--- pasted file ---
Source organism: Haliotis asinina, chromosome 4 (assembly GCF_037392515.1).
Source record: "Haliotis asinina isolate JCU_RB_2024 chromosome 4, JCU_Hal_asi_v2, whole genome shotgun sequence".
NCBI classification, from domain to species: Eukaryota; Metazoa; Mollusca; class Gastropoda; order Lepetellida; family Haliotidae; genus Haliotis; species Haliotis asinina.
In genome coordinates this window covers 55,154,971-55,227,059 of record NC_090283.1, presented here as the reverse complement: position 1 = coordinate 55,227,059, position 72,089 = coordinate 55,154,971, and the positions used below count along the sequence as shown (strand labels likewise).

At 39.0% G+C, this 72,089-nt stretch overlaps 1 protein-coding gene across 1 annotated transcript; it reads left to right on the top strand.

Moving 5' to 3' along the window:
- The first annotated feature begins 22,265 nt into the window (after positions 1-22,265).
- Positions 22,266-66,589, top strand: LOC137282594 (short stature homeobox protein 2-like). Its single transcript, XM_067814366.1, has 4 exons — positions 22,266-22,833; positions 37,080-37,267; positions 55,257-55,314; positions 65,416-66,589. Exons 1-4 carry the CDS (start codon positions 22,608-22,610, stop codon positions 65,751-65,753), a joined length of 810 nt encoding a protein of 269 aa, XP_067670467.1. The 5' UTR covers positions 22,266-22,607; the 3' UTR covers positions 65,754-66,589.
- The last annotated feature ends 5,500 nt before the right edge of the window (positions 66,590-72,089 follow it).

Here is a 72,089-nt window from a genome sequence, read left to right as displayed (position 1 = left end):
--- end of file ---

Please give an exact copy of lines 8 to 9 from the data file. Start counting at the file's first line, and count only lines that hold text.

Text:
- Positions 22,266-66,589, top strand: LOC137282594 (short stature homeobox protein 2-like). Its single transcript, XM_067814366.1, has 4 exons — positions 22,266-22,833; positions 37,080-37,267; positions 55,257-55,314; positions 65,416-66,589. Exons 1-4 carry the CDS (start codon positions 22,608-22,610, stop codon positions 65,751-65,753), a joined length of 810 nt encoding a protein of 269 aa, XP_067670467.1. The 5' UTR covers positions 22,266-22,607; the 3' UTR covers positions 65,754-66,589.
- The last annotated feature ends 5,500 nt before the right edge of the window (positions 66,590-72,089 follow it).